Love is fighting for someone when the other person isn’t strong enough to fight for themselves.

Love is open arms with open hearts, even if those hearts are still a little raw.

Love is family, no matter what definition that may be.

Oh Brother . . .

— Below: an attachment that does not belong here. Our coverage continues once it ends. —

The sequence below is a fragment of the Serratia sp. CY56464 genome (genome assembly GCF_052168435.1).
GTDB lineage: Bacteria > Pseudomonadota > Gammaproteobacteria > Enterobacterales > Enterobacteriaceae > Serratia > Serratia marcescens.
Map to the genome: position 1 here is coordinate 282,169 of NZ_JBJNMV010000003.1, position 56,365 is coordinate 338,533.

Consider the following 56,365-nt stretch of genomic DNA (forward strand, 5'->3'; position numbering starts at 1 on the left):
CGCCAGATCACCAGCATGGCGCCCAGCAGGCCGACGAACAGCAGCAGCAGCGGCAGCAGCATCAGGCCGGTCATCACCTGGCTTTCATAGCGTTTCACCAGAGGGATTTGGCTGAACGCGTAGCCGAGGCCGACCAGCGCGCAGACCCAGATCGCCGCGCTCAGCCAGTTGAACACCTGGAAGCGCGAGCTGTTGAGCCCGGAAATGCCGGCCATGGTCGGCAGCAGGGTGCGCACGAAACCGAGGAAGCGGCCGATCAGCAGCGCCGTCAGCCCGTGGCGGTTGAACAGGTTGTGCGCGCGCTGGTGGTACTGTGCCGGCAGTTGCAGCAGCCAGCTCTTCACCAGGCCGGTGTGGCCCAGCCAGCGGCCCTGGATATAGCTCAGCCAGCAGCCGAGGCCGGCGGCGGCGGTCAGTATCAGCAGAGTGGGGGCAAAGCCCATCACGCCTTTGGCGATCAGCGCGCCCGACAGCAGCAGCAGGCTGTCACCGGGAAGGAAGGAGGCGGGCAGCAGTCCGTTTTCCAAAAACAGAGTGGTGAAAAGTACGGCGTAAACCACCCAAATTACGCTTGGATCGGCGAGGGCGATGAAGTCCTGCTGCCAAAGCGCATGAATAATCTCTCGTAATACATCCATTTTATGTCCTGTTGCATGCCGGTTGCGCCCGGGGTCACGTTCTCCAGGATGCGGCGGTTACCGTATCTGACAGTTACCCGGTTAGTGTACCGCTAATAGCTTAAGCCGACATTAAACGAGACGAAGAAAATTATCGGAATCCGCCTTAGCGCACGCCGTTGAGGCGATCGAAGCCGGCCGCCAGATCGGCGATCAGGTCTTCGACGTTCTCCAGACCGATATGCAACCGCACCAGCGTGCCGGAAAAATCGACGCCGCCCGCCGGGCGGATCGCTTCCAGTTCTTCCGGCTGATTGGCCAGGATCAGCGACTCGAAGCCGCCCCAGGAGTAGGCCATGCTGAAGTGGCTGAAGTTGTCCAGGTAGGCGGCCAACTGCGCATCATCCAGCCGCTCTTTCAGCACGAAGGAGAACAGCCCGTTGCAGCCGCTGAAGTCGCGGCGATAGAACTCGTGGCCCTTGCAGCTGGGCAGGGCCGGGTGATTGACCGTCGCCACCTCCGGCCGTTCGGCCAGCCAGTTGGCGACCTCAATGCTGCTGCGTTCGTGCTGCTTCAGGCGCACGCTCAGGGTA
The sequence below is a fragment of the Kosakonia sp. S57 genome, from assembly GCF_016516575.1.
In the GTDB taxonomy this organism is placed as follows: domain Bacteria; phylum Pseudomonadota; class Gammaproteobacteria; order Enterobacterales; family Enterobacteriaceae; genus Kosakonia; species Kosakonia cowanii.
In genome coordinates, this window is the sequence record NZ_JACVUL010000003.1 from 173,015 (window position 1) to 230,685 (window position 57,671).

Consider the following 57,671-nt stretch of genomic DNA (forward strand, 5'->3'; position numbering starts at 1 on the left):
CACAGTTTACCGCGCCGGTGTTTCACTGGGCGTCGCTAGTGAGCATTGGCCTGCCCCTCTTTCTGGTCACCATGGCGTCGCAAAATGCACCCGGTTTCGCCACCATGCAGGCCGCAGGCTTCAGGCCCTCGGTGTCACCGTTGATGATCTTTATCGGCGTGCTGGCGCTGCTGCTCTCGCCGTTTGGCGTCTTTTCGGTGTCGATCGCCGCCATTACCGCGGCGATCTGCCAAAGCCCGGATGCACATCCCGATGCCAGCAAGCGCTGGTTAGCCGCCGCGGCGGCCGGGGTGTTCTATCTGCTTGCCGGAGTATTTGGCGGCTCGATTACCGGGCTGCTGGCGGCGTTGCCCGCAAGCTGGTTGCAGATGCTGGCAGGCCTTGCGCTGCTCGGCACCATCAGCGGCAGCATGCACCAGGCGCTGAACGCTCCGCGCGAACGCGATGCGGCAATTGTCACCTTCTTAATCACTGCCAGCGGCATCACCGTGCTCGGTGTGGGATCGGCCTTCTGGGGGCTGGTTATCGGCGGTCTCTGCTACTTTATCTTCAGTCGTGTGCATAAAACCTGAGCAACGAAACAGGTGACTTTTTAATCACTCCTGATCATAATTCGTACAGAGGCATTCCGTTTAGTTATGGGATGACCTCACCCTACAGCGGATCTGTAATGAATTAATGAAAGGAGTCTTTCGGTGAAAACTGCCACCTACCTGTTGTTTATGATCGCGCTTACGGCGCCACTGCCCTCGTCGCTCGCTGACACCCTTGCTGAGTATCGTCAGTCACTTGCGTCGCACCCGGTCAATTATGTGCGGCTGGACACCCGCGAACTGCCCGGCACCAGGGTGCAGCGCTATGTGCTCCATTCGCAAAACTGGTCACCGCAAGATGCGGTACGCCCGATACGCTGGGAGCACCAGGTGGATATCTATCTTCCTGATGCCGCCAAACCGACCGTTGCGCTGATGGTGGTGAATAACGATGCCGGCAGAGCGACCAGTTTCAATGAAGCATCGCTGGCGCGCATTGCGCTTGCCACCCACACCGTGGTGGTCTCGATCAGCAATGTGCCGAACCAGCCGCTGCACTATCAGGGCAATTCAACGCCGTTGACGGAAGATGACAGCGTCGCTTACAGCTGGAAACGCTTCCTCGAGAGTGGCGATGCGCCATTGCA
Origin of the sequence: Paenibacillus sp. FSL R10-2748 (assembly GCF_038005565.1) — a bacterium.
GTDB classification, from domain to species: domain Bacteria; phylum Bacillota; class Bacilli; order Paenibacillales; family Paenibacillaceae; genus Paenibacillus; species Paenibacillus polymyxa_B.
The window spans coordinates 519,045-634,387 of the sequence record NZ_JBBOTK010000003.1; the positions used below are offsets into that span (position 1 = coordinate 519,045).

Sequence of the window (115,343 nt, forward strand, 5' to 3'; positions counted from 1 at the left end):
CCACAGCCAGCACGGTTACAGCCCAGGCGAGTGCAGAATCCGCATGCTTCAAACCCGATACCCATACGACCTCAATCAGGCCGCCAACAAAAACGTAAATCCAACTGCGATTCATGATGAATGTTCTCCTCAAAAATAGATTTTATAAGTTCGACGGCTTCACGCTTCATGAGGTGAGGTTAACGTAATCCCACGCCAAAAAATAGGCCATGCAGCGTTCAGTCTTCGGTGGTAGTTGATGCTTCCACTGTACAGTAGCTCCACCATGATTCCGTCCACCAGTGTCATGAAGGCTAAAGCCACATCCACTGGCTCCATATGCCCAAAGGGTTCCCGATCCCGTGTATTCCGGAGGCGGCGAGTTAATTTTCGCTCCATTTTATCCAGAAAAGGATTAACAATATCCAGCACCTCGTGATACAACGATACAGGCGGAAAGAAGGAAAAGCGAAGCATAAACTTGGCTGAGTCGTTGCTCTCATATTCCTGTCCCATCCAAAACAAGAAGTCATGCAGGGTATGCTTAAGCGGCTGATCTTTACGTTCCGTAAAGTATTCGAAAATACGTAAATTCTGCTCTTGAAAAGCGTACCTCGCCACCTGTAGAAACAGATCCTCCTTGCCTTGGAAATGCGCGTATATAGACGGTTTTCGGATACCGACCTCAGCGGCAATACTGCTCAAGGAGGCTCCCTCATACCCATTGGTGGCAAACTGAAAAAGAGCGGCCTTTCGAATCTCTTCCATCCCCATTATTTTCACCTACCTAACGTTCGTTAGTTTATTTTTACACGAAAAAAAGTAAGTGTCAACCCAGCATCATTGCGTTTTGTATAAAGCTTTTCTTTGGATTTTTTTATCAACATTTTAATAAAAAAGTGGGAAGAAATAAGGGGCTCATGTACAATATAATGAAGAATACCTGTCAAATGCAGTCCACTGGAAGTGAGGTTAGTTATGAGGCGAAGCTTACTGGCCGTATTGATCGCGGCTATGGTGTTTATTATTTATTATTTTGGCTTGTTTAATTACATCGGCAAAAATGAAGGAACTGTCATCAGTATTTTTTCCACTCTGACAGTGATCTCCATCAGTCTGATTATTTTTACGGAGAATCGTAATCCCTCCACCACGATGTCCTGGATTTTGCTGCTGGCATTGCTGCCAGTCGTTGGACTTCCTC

Growing up with brothers.  I was so lucky (or unlucky) to grow up with three older brothers whom both adored me and tortured me throughout my life.  Honestly, I was lucky.  I came into this life with three loving older brothers who were ready to show me the world, and who would do anything to protect me.  Growing up with them was always an adventure, there was rarely a dull moment in the Rensink house.SCAN1246 I know adorable (I promise this isn’t just an excuse to show cute pictures of my childhood, well mostly). I also grew up with two older sisters who cared for me and taught me about living with grace, dignity, and gentleness; all of those wonderful things that I am still trying to learn.  I could spend a long time talking about the impact they had on my life, but right now I want to talk about my dear brothers.   I won’t bore you with psychological talk about developing schemas, but basically imagine a blank slate waiting to be written on.  As we grow up and our brains develop, we develop schemas based on the world around us, and that in turns affects the way that we view the world in our later adult years.  The interactions I had with my brothers were some of the first interactions I had with the world.  It wasn’t until recently that I realized just how far of a reach my brothers have had on my life.  I really have never given them enough credit for all of the wonderful things they taught me.  So I just want to take a moment to talk about these crazies and the life lessons they taught me.